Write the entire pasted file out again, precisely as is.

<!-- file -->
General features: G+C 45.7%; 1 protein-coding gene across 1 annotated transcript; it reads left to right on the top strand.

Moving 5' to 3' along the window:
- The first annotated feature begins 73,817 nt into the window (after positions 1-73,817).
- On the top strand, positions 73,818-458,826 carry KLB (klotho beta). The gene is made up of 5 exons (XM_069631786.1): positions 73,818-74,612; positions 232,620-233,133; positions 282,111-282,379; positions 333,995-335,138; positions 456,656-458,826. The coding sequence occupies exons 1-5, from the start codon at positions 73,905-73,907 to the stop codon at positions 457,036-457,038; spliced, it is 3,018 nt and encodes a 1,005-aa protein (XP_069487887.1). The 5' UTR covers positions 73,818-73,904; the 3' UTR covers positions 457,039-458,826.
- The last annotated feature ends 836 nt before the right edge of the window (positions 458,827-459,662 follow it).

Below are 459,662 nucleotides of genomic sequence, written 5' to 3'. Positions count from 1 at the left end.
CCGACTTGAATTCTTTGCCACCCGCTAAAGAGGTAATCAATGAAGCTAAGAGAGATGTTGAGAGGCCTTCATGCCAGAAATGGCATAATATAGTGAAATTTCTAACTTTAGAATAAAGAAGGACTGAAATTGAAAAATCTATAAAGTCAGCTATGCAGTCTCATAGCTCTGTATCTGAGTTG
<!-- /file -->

General features: G+C 45.7%; 1 protein-coding gene across 1 annotated transcript; it reads left to right on the top strand.

Moving 5' to 3' along the window:
- The first annotated feature begins 73,817 nt into the window (after positions 1-73,817).
- On the top strand, positions 73,818-458,826 carry KLB (klotho beta). The gene is made up of 5 exons (XM_069631786.1): positions 73,818-74,612; positions 232,620-233,133; positions 282,111-282,379; positions 333,995-335,138; positions 456,656-458,826. The coding sequence occupies exons 1-5, from the start codon at positions 73,905-73,907 to the stop codon at positions 457,036-457,038; spliced, it is 3,018 nt and encodes a 1,005-aa protein (XP_069487887.1). The 5' UTR covers positions 73,818-73,904; the 3' UTR covers positions 457,039-458,826.
- The last annotated feature ends 836 nt before the right edge of the window (positions 458,827-459,662 follow it).

Below are 459,662 nucleotides of genomic sequence, written 5' to 3'. Positions count from 1 at the left end.
CCGACTTGAATTCTTTGCCACCCGCTAAAGAGGTAATCAATGAAGCTAAGAGAGATGTTGAGAGGCCTTCATGCCAGAAATGGCATAATATAGTGAAATTTCTAACTTTAGAATAAAGAAGGACTGAAATTGAAAAATCTATAAAGTCAGCTATGCAGTCTCATAGCTCTGTATCTGAGTTG